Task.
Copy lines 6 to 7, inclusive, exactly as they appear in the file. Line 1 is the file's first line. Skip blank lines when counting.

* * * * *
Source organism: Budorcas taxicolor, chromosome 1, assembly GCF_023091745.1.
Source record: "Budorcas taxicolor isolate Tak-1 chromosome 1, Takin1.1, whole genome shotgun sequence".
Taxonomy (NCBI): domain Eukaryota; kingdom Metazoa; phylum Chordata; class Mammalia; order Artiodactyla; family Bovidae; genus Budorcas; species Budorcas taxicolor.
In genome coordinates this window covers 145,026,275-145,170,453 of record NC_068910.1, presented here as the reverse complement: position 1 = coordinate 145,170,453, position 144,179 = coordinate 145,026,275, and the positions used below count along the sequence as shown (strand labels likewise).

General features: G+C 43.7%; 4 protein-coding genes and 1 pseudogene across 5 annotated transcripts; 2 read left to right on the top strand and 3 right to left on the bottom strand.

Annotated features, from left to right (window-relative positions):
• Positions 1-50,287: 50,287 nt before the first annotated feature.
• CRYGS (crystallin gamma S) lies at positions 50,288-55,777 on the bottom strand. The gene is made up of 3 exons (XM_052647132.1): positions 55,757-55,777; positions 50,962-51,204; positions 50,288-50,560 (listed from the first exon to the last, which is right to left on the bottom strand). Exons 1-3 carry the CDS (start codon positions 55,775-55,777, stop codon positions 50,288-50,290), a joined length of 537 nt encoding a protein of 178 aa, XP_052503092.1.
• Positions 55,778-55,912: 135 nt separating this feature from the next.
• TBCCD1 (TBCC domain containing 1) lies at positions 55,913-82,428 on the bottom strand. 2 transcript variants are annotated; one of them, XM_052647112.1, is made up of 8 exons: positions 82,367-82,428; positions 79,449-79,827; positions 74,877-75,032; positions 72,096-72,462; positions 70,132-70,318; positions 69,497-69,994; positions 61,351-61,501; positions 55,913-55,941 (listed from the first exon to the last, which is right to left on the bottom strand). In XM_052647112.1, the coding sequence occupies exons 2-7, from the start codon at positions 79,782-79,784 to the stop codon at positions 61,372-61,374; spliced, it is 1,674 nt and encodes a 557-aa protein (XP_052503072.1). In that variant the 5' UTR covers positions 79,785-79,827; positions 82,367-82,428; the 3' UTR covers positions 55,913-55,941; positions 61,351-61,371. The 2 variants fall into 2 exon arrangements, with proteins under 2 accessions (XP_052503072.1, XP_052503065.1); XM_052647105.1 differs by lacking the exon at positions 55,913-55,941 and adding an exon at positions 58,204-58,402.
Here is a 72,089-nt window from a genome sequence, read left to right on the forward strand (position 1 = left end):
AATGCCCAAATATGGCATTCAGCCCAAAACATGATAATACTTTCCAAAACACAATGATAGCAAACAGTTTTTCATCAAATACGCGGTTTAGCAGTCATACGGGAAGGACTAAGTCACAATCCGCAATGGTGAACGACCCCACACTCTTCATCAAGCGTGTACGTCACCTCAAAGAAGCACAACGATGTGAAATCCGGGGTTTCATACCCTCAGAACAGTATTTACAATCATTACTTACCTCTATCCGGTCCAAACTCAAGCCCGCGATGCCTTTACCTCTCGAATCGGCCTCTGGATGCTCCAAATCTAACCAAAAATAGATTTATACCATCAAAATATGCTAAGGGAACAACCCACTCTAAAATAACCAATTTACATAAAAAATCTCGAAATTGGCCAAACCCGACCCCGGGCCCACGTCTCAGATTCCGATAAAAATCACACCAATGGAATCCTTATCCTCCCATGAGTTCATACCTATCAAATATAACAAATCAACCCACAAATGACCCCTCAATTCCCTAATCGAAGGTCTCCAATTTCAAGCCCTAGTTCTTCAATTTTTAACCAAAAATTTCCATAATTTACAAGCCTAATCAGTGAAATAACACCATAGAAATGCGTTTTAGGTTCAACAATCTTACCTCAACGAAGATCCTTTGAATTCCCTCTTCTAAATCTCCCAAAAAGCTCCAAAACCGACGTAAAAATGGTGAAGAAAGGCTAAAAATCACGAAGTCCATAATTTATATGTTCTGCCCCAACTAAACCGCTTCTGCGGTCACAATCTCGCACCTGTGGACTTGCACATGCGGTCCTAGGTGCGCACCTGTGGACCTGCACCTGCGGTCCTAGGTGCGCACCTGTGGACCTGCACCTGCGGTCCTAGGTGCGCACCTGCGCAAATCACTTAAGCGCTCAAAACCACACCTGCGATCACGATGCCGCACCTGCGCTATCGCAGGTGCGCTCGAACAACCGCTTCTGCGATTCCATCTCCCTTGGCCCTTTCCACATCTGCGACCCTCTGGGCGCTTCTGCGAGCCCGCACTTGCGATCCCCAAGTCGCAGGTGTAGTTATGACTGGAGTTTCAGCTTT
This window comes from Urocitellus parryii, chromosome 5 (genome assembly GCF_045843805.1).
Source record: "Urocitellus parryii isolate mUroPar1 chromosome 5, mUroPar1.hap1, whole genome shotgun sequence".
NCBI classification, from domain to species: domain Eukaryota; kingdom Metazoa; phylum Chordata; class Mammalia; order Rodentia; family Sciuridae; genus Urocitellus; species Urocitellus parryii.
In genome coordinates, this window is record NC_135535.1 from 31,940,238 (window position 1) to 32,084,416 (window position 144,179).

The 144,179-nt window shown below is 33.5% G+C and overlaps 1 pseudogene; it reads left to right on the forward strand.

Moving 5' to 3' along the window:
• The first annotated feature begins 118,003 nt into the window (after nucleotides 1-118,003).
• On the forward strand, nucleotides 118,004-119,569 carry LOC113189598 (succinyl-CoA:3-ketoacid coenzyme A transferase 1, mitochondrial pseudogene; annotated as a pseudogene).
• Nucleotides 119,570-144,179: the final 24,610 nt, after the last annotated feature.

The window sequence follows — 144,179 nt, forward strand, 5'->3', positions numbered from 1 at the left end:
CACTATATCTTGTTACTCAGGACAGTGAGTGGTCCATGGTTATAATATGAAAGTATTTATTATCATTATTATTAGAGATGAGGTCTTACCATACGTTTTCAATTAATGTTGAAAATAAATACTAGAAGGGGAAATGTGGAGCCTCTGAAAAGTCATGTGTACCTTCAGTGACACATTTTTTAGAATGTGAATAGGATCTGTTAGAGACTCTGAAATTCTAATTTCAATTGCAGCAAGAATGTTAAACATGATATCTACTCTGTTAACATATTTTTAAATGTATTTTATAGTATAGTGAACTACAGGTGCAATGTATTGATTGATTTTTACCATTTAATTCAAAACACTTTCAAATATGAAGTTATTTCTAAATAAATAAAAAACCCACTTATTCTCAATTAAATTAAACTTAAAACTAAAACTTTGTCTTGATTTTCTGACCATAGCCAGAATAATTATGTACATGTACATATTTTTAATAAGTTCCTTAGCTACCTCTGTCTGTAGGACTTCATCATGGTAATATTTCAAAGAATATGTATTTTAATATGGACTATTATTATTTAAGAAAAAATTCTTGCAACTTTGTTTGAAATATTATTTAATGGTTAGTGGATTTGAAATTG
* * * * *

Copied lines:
Annotated features, from left to right (window-relative positions):
• Positions 1-50,287: 50,287 nt before the first annotated feature.